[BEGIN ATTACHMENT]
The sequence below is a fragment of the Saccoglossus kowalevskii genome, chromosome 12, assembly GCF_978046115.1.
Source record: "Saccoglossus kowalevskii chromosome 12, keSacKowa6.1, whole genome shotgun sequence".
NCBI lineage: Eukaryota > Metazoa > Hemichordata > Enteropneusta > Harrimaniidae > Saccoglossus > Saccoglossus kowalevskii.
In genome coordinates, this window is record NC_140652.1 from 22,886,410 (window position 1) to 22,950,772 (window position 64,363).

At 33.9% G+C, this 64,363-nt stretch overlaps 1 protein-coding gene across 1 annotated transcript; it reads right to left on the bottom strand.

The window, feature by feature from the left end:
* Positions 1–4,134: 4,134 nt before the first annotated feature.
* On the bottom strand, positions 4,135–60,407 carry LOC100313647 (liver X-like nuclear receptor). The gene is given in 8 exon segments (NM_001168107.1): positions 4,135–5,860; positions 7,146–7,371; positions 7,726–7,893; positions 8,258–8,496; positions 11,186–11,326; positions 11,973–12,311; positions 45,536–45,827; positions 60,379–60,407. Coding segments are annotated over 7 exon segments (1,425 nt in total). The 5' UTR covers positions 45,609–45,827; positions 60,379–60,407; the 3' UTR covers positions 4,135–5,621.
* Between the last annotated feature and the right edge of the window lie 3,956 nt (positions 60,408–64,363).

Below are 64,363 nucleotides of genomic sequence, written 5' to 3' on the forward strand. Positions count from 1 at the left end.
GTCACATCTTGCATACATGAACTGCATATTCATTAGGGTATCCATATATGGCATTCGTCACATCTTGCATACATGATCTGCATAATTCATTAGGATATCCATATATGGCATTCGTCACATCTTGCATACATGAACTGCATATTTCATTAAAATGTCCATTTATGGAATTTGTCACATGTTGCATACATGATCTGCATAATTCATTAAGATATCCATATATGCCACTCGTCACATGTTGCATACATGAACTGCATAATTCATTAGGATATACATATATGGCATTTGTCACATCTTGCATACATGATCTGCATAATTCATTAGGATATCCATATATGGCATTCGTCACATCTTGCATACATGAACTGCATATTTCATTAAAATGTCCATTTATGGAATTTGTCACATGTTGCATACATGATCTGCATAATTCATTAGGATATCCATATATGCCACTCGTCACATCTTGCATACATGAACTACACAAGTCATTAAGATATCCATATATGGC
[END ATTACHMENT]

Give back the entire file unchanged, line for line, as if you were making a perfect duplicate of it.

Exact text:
The sequence below is a fragment of the Saccoglossus kowalevskii genome, chromosome 12, assembly GCF_978046115.1.
Source record: "Saccoglossus kowalevskii chromosome 12, keSacKowa6.1, whole genome shotgun sequence".
NCBI lineage: Eukaryota > Metazoa > Hemichordata > Enteropneusta > Harrimaniidae > Saccoglossus > Saccoglossus kowalevskii.
In genome coordinates, this window is record NC_140652.1 from 22,886,410 (window position 1) to 22,950,772 (window position 64,363).

At 33.9% G+C, this 64,363-nt stretch overlaps 1 protein-coding gene across 1 annotated transcript; it reads right to left on the bottom strand.

The window, feature by feature from the left end:
* Positions 1–4,134: 4,134 nt before the first annotated feature.
* On the bottom strand, positions 4,135–60,407 carry LOC100313647 (liver X-like nuclear receptor). The gene is given in 8 exon segments (NM_001168107.1): positions 4,135–5,860; positions 7,146–7,371; positions 7,726–7,893; positions 8,258–8,496; positions 11,186–11,326; positions 11,973–12,311; positions 45,536–45,827; positions 60,379–60,407. Coding segments are annotated over 7 exon segments (1,425 nt in total). The 5' UTR covers positions 45,609–45,827; positions 60,379–60,407; the 3' UTR covers positions 4,135–5,621.
* Between the last annotated feature and the right edge of the window lie 3,956 nt (positions 60,408–64,363).

Below are 64,363 nucleotides of genomic sequence, written 5' to 3' on the forward strand. Positions count from 1 at the left end.
GTCACATCTTGCATACATGAACTGCATATTCATTAGGGTATCCATATATGGCATTCGTCACATCTTGCATACATGATCTGCATAATTCATTAGGATATCCATATATGGCATTCGTCACATCTTGCATACATGAACTGCATATTTCATTAAAATGTCCATTTATGGAATTTGTCACATGTTGCATACATGATCTGCATAATTCATTAAGATATCCATATATGCCACTCGTCACATGTTGCATACATGAACTGCATAATTCATTAGGATATACATATATGGCATTTGTCACATCTTGCATACATGATCTGCATAATTCATTAGGATATCCATATATGGCATTCGTCACATCTTGCATACATGAACTGCATATTTCATTAAAATGTCCATTTATGGAATTTGTCACATGTTGCATACATGATCTGCATAATTCATTAGGATATCCATATATGCCACTCGTCACATCTTGCATACATGAACTACACAAGTCATTAAGATATCCATATATGGC